Please use this identifier to cite or link to this item:
|Title:||Real-time optimization using proper orthogonal decomposition: Free surface shape prediction due to underwater bubble dynamics|
|Citation:||My-Ha, D., Lim, K.M., Khoo, B.C., Willcox, K. (2007-03). Real-time optimization using proper orthogonal decomposition: Free surface shape prediction due to underwater bubble dynamics. Computers and Fluids 36 (3) : 499-512. ScholarBank@NUS Repository. https://doi.org/10.1016/j.compfluid.2006.01.016|
|Abstract:||A new data-driven reduced-order modeling approach for real-time optimization applications is presented. The proper orthogonal decomposition (POD) technique is used for the reduced-order model, with the basis functions determined from an ensemble of offline high-fidelity simulations. For optimization in real time, a rapid two-stage approach is taken in the online phase: the POD coefficients are first determined by solving a small optimization problem, and the desired parameters are subsequently obtained by interpolation of the POD coefficients using precomputed information from the simulation ensemble. This method is applied to optimizing parameters for underwater bubble explosions so that a desired free surface shape is generated. For time-critical applications, such as using the water barrier generated to stop sea-skimming objects, the time available for online optimization is limited to about 30 s. Results for two-dimensional simulation, using a personal computer (dual CPU running at 2.8 GHz), show that our new methodology is able to meet such a critical time requirement. For three-dimensional simulations, the time taken for computation increases, and a faster computer or parallel implementation is required. © 2006 Elsevier Ltd. All rights reserved.|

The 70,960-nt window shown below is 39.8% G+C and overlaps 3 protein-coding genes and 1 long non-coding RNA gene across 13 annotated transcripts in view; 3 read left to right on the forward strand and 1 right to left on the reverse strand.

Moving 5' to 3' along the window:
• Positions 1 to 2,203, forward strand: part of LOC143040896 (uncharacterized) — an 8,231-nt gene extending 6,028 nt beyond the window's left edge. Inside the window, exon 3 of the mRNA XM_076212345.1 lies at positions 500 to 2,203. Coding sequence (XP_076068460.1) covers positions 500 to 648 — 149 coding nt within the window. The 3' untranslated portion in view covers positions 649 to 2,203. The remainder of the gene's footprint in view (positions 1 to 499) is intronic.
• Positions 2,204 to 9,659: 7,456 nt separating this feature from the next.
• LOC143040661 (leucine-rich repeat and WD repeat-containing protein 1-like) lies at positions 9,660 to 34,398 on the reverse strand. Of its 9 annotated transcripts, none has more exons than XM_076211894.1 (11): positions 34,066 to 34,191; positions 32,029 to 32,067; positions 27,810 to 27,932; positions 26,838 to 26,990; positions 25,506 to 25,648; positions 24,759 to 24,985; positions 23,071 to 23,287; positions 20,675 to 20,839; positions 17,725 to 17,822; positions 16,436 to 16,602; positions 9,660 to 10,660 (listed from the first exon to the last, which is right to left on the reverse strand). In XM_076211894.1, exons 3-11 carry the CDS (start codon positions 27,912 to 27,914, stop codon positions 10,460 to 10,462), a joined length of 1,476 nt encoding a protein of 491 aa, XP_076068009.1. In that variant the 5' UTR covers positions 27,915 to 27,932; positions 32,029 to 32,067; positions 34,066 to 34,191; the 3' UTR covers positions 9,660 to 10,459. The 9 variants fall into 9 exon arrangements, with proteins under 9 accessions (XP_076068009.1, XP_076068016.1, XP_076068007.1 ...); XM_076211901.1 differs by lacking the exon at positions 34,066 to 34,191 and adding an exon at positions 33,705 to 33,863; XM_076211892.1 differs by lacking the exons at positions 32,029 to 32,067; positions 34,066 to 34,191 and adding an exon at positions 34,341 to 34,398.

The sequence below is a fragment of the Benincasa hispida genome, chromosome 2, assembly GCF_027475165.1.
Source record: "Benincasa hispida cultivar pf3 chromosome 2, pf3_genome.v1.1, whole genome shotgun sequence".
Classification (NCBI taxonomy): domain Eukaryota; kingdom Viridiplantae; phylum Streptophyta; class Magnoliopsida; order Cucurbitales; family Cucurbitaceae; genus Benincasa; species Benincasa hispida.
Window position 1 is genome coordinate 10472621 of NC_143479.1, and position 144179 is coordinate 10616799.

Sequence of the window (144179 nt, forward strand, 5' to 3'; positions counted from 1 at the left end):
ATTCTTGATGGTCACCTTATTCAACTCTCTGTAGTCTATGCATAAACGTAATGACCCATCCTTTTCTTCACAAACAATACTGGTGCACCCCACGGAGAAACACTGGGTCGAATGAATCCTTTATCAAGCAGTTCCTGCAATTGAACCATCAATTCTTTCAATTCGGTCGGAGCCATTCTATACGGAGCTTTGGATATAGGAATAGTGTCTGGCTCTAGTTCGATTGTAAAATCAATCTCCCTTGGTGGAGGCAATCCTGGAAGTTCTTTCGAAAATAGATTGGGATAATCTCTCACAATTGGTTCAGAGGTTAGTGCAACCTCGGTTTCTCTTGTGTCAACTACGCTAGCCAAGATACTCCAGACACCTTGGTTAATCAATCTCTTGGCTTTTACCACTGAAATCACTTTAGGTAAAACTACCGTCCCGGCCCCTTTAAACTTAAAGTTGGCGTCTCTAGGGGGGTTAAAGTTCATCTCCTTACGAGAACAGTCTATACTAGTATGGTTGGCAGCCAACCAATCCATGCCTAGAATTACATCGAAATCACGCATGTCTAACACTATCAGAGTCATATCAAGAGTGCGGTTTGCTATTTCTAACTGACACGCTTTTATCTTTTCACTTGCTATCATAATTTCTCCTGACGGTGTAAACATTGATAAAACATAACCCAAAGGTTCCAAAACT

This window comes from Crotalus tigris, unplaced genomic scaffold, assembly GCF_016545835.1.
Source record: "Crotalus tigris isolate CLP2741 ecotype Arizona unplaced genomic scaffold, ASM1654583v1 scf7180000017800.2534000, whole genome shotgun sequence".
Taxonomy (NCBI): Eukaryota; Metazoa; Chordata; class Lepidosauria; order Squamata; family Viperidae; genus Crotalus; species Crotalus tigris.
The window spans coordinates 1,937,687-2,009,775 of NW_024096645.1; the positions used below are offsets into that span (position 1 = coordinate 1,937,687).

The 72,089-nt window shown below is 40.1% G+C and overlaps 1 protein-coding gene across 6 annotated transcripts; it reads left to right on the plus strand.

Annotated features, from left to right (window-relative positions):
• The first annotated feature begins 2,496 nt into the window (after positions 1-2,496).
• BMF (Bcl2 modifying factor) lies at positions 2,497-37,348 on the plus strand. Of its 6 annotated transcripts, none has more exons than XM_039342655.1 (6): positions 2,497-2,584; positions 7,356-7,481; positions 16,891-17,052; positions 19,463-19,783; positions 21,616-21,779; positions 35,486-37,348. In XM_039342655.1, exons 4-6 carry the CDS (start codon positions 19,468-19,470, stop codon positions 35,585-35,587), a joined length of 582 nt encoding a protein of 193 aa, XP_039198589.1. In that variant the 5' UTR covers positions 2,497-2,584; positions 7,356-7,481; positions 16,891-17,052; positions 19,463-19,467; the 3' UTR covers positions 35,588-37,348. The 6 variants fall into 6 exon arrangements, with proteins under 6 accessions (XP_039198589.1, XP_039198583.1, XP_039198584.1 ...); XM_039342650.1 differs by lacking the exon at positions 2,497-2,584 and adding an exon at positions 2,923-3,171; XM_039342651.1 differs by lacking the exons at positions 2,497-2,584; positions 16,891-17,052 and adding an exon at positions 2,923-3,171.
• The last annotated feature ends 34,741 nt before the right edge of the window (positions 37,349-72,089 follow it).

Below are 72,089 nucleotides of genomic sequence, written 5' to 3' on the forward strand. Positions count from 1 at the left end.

|Source Title:||Computers and Fluids|
|Appears in Collections:||Staff Publications|
Show full item record
Files in This Item:
There are no files associated with this item.
checked on Nov 11, 2018
WEB OF SCIENCETM
checked on Oct 23, 2018
checked on Nov 10, 2018
Items in DSpace are protected by copyright, with all rights reserved, unless otherwise indicated.